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Highlight of the Month  



A Woman Is… 


A woman… is strong. We don’t ever go into our days intending to have that strength tested. 


There were plenty of bumps along the way once I moved back to Maryland after living in North Carolina for three years. I’d moved to North Carolina in 2016 to keep my mom company after her husband passed away suddenly. It should have been short, but her health had started to decline, and it became harder to move back. Returning home constantly worn out, I eventually moved back just in time for COVID to mix everything up for the world around us. I was fortunate to have moved in with a friend because we were able to keep each other company. 


Naturally, I’m a positive person. So, I channeled my frustration with the circumstances into finding a new job. The next year my mom moved back to Maryland as well, FINALLY! After years of my sister and I begging her to do it. My Mom said that she wanted to be closer to us with whatever time she had left. I had no idea that time was ticking— I was just glad to have her close again without feeling guilty for leaving NC. 


Bringing my mom back to MD, I ended up contracting Covid and giving it to her. I had to be hospitalized and was out of work for just about a month. Thankfully, the virus hit me way harder than it hit her. But while I was recovering, my stepmom was also falling ill with advanced liver disease. It was something that she had kept a secret for as long as she could. 


Once I was fully recovered from Covid, I immediately shifted towards helping and supporting my dad with caring for my stepmom. She wasn’t in the hospital as he would have preferred, instead he brought her home. They set up the hospital bed in the living room and nurses came in to monitor her daily. For months, I tried to juggle work, my mom’s care, my stepmom’s care, and a significant other.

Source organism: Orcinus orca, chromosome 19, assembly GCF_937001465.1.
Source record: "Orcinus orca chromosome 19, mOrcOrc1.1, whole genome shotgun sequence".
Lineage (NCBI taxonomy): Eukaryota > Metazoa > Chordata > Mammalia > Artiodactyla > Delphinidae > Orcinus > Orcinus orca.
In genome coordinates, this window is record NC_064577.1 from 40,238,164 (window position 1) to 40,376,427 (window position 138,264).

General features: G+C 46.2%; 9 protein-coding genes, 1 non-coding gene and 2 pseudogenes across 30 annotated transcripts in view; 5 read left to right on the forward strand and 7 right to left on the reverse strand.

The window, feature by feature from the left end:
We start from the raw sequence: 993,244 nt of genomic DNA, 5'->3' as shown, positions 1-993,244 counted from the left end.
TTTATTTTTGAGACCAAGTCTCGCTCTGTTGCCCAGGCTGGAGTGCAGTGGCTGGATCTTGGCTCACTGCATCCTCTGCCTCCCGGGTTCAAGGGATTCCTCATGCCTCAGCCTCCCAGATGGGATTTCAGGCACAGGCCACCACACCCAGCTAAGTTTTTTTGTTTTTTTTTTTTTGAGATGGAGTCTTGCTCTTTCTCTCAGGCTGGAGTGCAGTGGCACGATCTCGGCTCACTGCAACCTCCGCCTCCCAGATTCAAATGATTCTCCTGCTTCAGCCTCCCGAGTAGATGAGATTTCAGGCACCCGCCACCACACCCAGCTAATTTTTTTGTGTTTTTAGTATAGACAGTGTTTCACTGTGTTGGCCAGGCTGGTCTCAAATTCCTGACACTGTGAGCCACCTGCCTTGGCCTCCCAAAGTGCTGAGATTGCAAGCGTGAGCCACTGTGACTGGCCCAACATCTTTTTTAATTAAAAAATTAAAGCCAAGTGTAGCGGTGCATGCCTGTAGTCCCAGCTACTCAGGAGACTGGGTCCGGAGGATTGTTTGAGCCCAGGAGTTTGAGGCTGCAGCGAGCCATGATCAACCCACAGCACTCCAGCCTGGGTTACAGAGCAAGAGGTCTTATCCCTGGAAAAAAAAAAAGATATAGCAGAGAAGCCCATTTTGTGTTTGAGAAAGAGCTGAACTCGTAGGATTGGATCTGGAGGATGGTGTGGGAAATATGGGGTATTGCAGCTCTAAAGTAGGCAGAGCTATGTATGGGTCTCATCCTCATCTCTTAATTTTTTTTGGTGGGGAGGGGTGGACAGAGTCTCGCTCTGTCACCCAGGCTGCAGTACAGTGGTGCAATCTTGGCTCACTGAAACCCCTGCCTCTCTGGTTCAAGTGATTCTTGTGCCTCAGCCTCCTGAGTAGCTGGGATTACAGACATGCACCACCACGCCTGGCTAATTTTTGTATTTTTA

After making several phone calls, my dad (with family support) decided to throw a “Hail Mary” to get my stepmom better care. We had to get her to Johns Hopkins in Baltimore. The tricky thing about health care and calling 911 is that the ambulance will only take you to the closest available hospital— not necessarily the BEST hospital. To get my stepmom where she NEEDED to be, we had to get her there ourselves. Because she was completely immobile by then, we wrapped her in blankets and 5 of us carried her out of the house— placed her as gently as we could into my aunt’s van. Once at Johns Hopkins, nurses immediately got to her so they could admit her. Once she was admitted she was kept comfortable. In May, sometime early in the morning, she transitioned with my father right beside her. 


I tried to keep being a support system for my dad, at the same time checking in on my mom. In October, when my relationship ended, I was so exhausted that underneath the hurt and lies, I was a little bit relieved. Grief will put things into perspective very quickly.